[QODLink]
Africa
Pope: Condoms could worsen Aids
Pontiff embarks on Africa tour saying condoms can increase the spread of HIV.
Last Modified: 18 Mar 2009 16:56 GMT
The pope's visit is seeking to draw international attention to Africa's problems [AFP]

The Roman Catholic pope has come under renewed criticism after saying that condoms are not the solution to Africa's HIV epidemic.

Pope Benedict XVI made the remarks as he started a seven-day tour of the continent on Tuesday.

An estimated 22 million people in Africa have HIV, the virus that leads to Aids.

Three-quarters of all Aids deaths in 2007 were in sub-Saharan Africa.

"You can't resolve it [Aids] with the distribution of condoms," the pope said. "On the contrary, it increases the problem."

It is the first time that Benedict has addressed the issues of condom use. Pope John Paul II, his predecessor, often said that sexual abstinence - not condoms - was the best way to prevent the spread of the disease.

Moral attitude

In his comments, the pope promoted a responsible and moral attitude towards sex.

Your Views

"The solution is to keep religious people out of others' sex life."

Aladdin, United States

Send us your views

"The only solution is two-fold," he said. "The first is a humanisation of sexuality, a human, spiritual renewal which brings with it a friendship, especially for those who are suffering, a willingness to make personal sacrifices."

The Catholic Church rejects the use of condoms as part of its teaching against artificial contraception.

Senior Vatican officials have advocated abstinence outside of marriage and fidelity within.

The late Cardinal Alfonso Lopez Trujillo, who lead the Vatican's pontifical council for the family, said in 2003 that condoms may help spread Aids through a false sense of security.

Rebecca Hodes, head of policy for the Treatment Action Campaign in South Africa's city of Capetown, told Al Jazeera on Wednesday they were "extremely angered and saddened by this ill-considered response from the pope".

"We know, based on over the 10-year experience of preventing and treating HIV in South Africa, that condoms are one of the only evidence-based means of preventing HIV available to us in Africa," she said.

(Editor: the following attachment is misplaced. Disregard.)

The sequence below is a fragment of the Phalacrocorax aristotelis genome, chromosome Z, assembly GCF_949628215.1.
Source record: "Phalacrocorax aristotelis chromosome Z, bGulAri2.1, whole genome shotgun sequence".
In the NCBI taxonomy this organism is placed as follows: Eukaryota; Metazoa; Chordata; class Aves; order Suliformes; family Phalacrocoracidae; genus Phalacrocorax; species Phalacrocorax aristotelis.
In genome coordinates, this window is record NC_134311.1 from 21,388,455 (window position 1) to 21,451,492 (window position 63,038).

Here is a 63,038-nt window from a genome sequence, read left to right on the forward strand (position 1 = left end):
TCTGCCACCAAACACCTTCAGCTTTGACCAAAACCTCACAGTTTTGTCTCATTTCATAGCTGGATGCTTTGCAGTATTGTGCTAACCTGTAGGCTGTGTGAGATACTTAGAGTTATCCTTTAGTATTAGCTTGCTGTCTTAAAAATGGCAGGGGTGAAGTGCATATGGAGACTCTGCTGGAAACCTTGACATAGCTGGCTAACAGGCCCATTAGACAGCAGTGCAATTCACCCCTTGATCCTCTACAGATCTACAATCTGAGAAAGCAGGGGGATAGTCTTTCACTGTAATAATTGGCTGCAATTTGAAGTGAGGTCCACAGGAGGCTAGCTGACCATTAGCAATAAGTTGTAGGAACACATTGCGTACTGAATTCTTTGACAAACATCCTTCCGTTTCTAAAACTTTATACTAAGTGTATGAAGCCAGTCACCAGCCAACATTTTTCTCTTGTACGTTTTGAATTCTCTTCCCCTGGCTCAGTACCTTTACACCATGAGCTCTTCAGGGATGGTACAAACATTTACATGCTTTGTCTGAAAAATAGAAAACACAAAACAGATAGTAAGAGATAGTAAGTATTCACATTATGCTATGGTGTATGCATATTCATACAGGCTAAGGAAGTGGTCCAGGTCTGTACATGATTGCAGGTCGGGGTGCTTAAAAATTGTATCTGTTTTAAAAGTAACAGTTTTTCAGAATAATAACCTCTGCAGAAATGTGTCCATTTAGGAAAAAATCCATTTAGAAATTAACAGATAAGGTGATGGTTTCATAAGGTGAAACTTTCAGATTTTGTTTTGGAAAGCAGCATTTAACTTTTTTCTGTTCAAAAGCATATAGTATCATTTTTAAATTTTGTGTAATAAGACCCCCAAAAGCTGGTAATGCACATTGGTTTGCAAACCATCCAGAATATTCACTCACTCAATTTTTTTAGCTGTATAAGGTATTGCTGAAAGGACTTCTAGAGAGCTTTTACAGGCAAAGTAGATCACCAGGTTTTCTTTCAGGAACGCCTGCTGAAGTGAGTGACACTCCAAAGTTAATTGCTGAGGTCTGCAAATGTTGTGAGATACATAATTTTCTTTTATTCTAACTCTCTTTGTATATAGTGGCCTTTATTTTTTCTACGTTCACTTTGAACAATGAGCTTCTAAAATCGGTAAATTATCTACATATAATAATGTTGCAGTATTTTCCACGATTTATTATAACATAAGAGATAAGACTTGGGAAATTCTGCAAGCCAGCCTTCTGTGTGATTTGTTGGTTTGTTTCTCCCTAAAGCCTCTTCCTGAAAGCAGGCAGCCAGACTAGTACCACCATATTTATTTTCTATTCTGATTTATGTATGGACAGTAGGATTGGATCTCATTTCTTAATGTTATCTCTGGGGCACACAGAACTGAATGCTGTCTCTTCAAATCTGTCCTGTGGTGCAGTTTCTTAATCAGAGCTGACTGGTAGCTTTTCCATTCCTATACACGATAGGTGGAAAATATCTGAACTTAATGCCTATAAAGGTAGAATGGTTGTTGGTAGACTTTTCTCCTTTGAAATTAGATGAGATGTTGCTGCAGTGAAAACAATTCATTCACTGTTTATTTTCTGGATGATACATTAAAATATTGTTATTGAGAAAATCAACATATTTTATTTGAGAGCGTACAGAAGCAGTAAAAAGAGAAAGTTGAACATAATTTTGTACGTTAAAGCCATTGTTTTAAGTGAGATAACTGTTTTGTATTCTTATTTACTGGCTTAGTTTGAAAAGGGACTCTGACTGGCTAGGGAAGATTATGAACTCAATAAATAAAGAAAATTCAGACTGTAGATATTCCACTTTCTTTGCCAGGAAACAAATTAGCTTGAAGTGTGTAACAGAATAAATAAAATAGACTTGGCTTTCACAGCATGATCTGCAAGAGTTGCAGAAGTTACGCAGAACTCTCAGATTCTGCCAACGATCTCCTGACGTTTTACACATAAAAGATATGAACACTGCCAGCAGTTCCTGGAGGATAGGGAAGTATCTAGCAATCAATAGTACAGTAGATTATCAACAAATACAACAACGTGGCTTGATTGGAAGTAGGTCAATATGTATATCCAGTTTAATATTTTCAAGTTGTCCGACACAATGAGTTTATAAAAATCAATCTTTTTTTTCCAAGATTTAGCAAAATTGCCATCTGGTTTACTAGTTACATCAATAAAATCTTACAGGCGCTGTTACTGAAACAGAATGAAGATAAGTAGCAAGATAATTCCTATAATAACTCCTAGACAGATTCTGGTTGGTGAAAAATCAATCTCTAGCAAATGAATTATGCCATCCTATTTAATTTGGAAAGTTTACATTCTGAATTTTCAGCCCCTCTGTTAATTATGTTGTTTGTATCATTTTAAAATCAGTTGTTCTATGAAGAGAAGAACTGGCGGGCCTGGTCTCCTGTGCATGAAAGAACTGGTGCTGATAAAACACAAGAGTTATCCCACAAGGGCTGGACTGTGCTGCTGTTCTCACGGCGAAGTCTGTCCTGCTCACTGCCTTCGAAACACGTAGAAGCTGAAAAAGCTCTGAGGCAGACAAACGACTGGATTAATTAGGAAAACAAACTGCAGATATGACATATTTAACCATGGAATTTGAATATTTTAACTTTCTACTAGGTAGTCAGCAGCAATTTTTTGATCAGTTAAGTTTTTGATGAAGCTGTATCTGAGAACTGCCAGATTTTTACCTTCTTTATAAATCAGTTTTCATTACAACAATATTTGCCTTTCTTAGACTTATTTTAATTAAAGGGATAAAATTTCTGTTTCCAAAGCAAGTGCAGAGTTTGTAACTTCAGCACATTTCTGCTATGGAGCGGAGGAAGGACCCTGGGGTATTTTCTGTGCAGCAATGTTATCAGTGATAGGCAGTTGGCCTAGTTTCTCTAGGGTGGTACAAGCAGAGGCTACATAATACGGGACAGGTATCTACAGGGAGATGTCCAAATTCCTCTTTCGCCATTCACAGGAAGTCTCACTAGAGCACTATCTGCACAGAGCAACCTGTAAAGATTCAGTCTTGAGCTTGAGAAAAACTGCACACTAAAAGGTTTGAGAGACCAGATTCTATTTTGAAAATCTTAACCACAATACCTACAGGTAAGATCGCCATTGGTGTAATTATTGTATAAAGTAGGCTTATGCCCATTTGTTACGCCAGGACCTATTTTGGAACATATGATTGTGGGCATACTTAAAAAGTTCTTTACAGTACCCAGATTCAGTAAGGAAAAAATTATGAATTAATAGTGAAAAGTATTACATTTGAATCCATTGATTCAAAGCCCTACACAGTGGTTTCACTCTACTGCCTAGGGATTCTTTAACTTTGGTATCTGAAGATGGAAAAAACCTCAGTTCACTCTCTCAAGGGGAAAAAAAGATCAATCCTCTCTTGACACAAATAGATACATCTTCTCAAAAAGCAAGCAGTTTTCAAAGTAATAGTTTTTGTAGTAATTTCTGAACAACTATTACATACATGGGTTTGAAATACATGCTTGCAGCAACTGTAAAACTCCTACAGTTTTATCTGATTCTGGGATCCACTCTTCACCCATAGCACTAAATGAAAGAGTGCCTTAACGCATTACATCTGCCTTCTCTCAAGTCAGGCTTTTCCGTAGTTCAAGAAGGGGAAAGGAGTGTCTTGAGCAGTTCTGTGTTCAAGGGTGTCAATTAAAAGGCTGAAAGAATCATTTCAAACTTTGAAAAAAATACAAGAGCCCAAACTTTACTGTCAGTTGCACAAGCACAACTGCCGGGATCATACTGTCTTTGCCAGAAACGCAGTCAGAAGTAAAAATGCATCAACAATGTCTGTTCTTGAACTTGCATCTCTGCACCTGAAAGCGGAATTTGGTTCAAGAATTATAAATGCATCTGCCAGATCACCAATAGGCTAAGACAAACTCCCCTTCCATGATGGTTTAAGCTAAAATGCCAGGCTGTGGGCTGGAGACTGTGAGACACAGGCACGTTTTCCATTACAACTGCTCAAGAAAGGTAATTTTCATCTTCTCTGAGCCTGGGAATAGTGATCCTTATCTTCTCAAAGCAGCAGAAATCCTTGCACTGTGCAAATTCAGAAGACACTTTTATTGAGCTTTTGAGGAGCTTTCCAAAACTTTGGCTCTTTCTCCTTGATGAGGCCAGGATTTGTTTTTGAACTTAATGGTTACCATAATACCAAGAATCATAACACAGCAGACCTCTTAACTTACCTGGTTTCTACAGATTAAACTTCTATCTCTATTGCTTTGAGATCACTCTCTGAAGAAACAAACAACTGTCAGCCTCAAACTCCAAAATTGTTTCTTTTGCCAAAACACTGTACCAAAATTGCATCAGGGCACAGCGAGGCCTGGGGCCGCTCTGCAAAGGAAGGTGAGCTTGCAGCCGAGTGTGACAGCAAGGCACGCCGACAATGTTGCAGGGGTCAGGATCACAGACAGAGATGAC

Some Cameroonians said the pope's view on condoms is an ideal for the church [AFP]
"There is very little evidence to support abstinence-only education campaigns as a means of preventing HIV. Condoms work in preventing HIV."

She said the pope's statement was likely to "sow confusion and to fly in the face of messages coming from states which are trying to prevent new infections among their citizens".

"It is likely ultimately to lead to new infections because people will not stop having sex; instead they will stop having protected sex because of the pope's message."

'Church ideal'

Some priests and nuns working with those infected with the virus question the church's opposition to condoms. Many ordinary Africans do as well.

Narcisse Takou, a teacher working in the Cameroon capital where the pope started his tour, said: "Talking about the non-use of condoms is out of place. We need condoms to protect ourselves against diseases and Aids."

Stanley Obale Okpu, a civil servant working in the ministry of urban development in Cameroon, said: "What the pope says is an ideal for the Catholic church.

"But he needs to look at the realities on the ground. One should be aware of these realities. In the case of Cameroon - and Africa as a whole - condoms are very necessary... You need condoms to prevent Aids and birth control."

Upon arrival in Yaounde, the pope was greeted by Paul Biya, the country's president, as well as thousands of flag-waving faithful.

He will later travel to Angola on a tour that aims to raise awareness of Africa's key problems - famine, poverty and armed conflict.

Source:
Al Jazeera and agencies
Featured on Al Jazeera
Mother of jailed Al Jazeera journalist Abdullah Elshamy says her son's ordeal highlights the value of press freedom.
French Jews and Muslims say recent National Front victories in mayoral races reflect rising xenophobia.
Western fighters have streamed into the Middle East to help 'liberate' Arab countries such as Syria and Libya.
The Pakistani government is proposing reform of the nation's madrassas, which are accused of fostering terrorism.
Featured
Survivors of Bangladesh garment factory collapse say they received little compensation and face economic hardship.
As Iraq prepares to vote, deadly violence is surging. But at the site of one bomb attack, people insist life must go on.
French Jews and Muslims say recent National Front victories in mayoral races reflect rising xenophobia.
Up to 23,000 federal prisoners could qualify for clemency under new Justice Department initiative.
After years of rapid growth, Argentina is bracing for another economic crisis as inflation eats up purchasing power.
join our mailing list